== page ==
In 1914, to meet the changing interests of its members, the Harmonie Club purchased the North Shore Country Club on Long Island. According to an April 1914 President's Report: "The trend of time is toward the country club and healthy outdoor activity. With the increasing tendency to spread the weekends in suburban surrounding, with the increased use of the automobile, and with the increased desire for outdoor exercise, especially on the part of the younger generation." After several years of renovation the country club opened for Harmonie Club members only. This arrangement was designed to both serve and increase interest in the parent organization. Over the years, the North Shore Country Club has hosted several tournaments. Although no longer affiliated with the club, North Shore still operates today as a private course.
The growth of the Harmonie Club was slowed by the outbreak of World War I and related anti-German sentiment, as well as, the wartime service of current and potential members. The club supported the United States' campaign through hosting events for enlisted men and their families. In addition, fifty of the club's members served in the war effort. Following the war, the club prospered reaching a record high of eight hundred and fifty members in 1929. This number was cut in half by 1934 with the onset of the Great Depression. The Board of Governors began a large scale renovation of the building on Sixtieth Street under the expertise of architect Benjamin Morris in the late 1930s. The new facilities along with a series of changes in the club's bylaws were designed to modernize the organization and attracted a large number of new and young members.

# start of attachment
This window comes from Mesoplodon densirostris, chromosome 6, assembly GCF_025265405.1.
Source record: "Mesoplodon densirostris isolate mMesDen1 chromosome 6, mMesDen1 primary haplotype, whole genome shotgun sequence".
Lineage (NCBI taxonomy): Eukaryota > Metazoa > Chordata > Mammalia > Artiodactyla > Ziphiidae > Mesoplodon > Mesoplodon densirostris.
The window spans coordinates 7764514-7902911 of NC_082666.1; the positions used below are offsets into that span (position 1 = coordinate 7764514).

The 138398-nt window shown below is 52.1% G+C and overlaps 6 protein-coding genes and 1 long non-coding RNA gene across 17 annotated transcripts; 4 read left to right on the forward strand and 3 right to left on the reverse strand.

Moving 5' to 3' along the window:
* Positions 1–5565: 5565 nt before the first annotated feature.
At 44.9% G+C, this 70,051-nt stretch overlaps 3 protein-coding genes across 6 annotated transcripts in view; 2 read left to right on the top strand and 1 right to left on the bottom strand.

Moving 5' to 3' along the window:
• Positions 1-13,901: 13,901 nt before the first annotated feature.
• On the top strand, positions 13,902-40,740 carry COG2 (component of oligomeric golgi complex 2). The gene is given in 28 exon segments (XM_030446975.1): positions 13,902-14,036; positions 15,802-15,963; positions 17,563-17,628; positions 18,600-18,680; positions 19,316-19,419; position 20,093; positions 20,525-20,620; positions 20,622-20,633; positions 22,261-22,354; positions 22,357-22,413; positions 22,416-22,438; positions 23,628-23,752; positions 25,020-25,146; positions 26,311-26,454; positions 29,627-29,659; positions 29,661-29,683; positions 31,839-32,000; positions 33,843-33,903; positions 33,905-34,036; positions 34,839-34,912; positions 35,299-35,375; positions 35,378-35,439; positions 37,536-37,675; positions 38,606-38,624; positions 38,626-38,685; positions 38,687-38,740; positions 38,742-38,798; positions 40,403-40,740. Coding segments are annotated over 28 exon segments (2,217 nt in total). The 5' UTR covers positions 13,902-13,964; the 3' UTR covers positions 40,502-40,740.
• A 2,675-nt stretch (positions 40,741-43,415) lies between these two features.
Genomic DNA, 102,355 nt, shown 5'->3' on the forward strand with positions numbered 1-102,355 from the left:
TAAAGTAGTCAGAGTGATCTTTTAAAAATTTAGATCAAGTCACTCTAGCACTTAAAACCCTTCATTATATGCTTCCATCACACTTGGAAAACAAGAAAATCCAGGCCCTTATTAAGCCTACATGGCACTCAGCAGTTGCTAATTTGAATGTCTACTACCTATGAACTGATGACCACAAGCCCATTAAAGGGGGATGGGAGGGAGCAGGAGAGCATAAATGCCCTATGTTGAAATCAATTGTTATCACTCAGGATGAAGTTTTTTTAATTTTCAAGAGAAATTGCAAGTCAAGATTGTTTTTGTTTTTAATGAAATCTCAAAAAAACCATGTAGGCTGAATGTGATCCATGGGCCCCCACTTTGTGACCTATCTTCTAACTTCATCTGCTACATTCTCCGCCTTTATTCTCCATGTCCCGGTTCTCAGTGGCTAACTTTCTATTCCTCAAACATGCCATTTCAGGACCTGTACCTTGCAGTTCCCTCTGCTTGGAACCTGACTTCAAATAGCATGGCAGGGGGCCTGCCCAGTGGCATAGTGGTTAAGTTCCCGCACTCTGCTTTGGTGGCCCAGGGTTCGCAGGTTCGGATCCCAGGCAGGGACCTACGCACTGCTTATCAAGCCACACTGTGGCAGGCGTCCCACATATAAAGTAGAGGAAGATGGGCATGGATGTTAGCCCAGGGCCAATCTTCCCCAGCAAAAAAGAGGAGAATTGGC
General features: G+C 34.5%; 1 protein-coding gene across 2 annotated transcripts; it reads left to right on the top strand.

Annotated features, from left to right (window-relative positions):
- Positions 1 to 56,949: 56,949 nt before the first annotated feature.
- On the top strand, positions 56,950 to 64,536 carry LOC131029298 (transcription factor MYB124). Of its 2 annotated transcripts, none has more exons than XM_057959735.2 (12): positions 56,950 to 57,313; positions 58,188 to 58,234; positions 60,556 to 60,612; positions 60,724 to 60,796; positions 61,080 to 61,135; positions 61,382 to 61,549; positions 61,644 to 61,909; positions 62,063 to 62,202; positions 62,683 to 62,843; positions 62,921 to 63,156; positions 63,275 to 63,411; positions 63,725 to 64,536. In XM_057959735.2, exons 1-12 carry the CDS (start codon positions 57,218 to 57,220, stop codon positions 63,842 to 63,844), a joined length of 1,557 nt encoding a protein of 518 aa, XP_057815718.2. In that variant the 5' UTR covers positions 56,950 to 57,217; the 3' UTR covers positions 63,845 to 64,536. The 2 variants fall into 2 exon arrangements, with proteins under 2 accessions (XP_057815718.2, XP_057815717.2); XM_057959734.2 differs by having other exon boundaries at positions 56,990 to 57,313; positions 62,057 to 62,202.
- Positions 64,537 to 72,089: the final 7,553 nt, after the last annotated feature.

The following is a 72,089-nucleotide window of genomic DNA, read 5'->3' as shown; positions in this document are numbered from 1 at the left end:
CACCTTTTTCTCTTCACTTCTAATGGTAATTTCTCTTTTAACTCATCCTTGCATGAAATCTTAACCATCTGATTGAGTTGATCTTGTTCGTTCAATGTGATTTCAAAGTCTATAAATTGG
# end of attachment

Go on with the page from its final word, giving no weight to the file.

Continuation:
With its origins as a Jewish club, for several years it served as the meeting location for the American Jewish Committee, especially in the tumultuous 1930s. The committee took a leading role in resettling refugees from the Nazis and in ensuring their contribution to the Allied war effort. Albert Einstein and other prominent Anti-Nazi figures of the day sponsored events at the club to raise awareness of the Nazi's persecution of the Jews. The growth of the Club was halted in 1941 with the American entry into World War II. The club continued to operate throughout the war and resumed its philanthropic programs from World War I, such as hosting functions for enlisted men. Following the war, the Club's membership returned to pre-Depression numbers.
Over the years its political role in the community appeared to have moderated, and it became more of a social centre, as well as extending its membership to include non-German Jews and others. In 1987, it was the location of the world's 'most charitable' bridge game, which raised $62,000. Historically known as a Jewish club, the club has indicated a willingness to broaden its membership. Nonetheless, a perceived lack of diversity caused member Michael Bloomberg to resign in 2001, in anticipation of his initial mayoral run.
As a New York cultural institution, the Harmonie Club has been host to numerous political and cultural luminaries in recent years, including a visit and address from former U.S. President Bill Clinton in 2007, presentations or panel discussions with Senators Hillary Rodham Clinton, Chuck Schumer, Representative Charles Rangel, every New York mayor and governor since Mayor Robert F. Wagner Jr., and Governor Herbert H. Lehman.
- Elite Membership Clubs Get A Makeover
- White, Norval & Willensky, Elliot. AIA Guide to New York City (Fourth Edition). New York:Three Rivers Press, 2000. ISBN 0-8129-3107-6
- "JEWISH RANKS SPLIT ON U. S. PLEBISCITE; American Committee to Take Up Congress Plan Next Week". New York Times. 1938-05-05. Retrieved 2008-09-16.
- Truscott, Alan (1987-05-23). "Bridge; A Record $62,000 Is Raised At a Harmonie Club Event". New York Times. Retrieved 2008-09-16.
- Louie, Elaine (1995-05-31). "Where the Diner Is the Star". New York Times. Retrieved 2008-09-16.